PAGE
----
When you start a project, you must define what needs to be accomplished and decide how the project is going to proceed. Each project begins with an idea, a vision, or a business opportunity--and that is the starting point that must be associated with your organization’s business objectives.
The project charter is that starting point. The charter lays the foundation of the project. It includes a statement of your business's needs. What is the history that has led to the need? How was it recognized, and why is it planned now?
Next, you must stipulate the project's purpose. How will you reach your goals? What deliverables can you promise? What are the risks? You must identify your project resources and technologies, and reflect on task dependencies. It's also important to define your indicators of success.
Last, you must tie in to all this the roles and responsibilities of your project team. You must define resources--both human and material--and specify who or what will fill them. The charter forms a contract with all stakeholders involved in the project.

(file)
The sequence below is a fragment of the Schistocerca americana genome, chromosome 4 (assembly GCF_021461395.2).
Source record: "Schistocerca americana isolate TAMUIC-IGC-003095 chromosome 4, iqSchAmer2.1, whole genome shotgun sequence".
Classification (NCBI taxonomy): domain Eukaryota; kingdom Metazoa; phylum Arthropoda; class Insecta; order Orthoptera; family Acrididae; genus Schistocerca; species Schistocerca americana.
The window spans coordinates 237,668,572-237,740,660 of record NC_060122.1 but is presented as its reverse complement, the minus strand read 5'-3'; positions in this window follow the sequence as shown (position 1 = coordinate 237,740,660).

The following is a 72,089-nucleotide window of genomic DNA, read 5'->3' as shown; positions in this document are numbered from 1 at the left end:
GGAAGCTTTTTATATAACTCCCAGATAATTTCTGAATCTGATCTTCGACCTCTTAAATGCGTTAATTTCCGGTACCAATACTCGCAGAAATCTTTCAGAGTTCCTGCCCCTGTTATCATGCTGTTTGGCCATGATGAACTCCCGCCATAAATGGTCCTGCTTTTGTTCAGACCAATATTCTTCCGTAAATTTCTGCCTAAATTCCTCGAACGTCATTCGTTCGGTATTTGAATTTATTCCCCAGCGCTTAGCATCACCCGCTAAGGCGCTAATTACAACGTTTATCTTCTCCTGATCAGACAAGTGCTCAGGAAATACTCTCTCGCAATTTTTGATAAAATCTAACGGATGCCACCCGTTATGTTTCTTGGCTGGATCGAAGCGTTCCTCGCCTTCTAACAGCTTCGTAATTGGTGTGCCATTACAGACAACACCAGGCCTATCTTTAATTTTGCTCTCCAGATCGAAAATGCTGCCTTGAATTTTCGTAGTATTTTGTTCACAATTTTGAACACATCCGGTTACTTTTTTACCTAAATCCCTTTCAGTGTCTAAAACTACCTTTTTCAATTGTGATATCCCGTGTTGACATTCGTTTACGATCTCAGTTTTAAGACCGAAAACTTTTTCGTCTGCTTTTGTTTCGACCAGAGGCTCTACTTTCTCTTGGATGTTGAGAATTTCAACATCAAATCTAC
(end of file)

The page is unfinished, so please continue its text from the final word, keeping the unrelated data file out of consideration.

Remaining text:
The project charter is a single, consolidated source of information about the project in terms of initiation and planning. Basically, the project charter defines the boundaries of the project, no matter what type of project management methodology you are using. It is much more than an effective planning tool. It serves both as anchor, holding you to your objectives, and as navigator, guiding you through the milestones that will mark your progress. The original project charter will not change throughout your project's life cycle. Once it is approved by the stakeholders, you cannot modify or change the original charter without agreement by all parties involved.